MIT Technology Review: A Xerox Machine for Super Solar Panels
Researchers at PARC, an R&D-focused subsidiary of Xerox, say they’re developing a new digital printing process that could make it much cheaper to mass-produce concentrated solar photovoltaic systems. Such systems can dramatically increase the efficiency of solar cells by using lenses to concentrate and focus the sunlight onto small cells.
Increasing efficiency could be an effective way to bring down the cost of solar modules, whose price has already fallen dramatically during the past several years. Much of the cost of conventional silicon systems is now associated with things like wiring, installation and permitting. More efficient panels would mean we need fewer of them to produce the same amount of power — which in turn cuts the costs of hardware and installation. But concentrated photovoltaic technology has so far failed to gain traction because it’s still too expensive and bulky to compete with conventional silicon solar panels.
Guardian: Dyson Developing an Electric Car, According to Government Documents
Dyson is developing an electric car at its headquarters in Wiltshire with help from public money, according to government documents.
The company, which makes a range of products that utilize the sort of highly efficient motors needed for an electric car such as vacuum cleaners, hand dryers and bladeless fans, last year refused to rule out rumors it was building one.
But on Wednesday, the government appeared to have accidentally disclosed Dyson is working on one, along with other big companies outside of the automotive industry, such as Apple.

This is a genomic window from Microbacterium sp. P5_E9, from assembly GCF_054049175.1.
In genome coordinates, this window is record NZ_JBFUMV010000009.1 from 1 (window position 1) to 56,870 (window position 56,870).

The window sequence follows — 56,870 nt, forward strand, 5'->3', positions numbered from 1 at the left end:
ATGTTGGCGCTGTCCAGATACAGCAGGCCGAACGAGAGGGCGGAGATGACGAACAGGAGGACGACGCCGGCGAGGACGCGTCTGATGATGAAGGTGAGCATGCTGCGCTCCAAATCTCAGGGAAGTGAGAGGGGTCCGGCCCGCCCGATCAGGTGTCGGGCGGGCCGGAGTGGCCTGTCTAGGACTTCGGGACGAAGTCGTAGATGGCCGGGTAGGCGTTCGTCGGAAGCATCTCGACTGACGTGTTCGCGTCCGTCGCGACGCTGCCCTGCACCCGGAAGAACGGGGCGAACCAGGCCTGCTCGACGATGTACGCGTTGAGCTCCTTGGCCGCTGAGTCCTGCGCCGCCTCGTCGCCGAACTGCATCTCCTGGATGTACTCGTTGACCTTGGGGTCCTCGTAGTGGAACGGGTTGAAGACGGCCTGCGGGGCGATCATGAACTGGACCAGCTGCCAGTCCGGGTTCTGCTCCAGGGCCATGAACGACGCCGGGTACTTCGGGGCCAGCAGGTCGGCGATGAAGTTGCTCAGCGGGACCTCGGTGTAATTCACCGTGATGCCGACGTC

New York Times Editorial: Wall Street’s Retreat From King Coal
The grave environmental damage from coal-fired power plants has done nothing to deter the Senate majority leader, Mitch McConnell, from decrying a “war on coal” and orchestrating his own war against the Obama administration’s climate-change agenda. But he and other coal-state Republicans would be foolish to ignore the growing consensus on Wall Street that King Coal, for all its legendary political power, has turned into a decidedly bad investment.
JPMorgan Chase announced this month that it would no longer finance new coal-fired power plants in the United States or other advanced nations, joining Bank of America, Citigroup and Morgan Stanley in retreating from a fuel that provides about one-third of the nation’s electricity and accounts for about one-quarter of the carbon emissions that feed global warming.
Dallas Morning News: PUC Approves Plan for Hunt Group to Buy Oncor
Texas electric power customers will need to wait a year or so to find out if a buyout plan of Oncor approved Thursday by the Public Utility Commission will affect their rates.
In fact, there are still questions about whether conditions imposed by the PUC will challenge the plan crafted by a group of investors led by Dallas billionaire Ray L. Hunt and his son, Hunter Hunt.
The Hunt group wants to buy part of the state’s largest utility. Energy Future Holdings went into bankruptcy in 2014. The Hunt group wants one piece: Oncor, which owns about 119,000 miles of transmission and distribution lines that deliver power to more than 3 million homes and businesses in North and West Texas.
Ars Technica: Volkswagen E-Golfs Stall Due to Battery Software Problem, Recall Announced
Volkswagen will recall the 5,561 e-Golf electric vehicles that it has sold in the U.S. since November 2014 due to a battery software problem, the National Highway Traffic Safety Administration said today. Customers will have to bring their cars to dealerships to get a software update.
According to an NHTSA report, the e-Golf’s battery management software is at risk of stalling the car if the system detects a power surge. Specifically, the agency writes, “Oversensitive diagnostics for the high-voltage battery management system may falsely detect an electrical surge, resulting in the vehicle’s electric drive motor shutting down unexpectedly.” The NHTSA report notes that power steering, anti-lock brakes, lights, and airbags on the e-Golf were unaffected by the high-voltage battery glitch because they’re powered by a separate 12V battery system.
This article was originally featured on greentechmedia.com.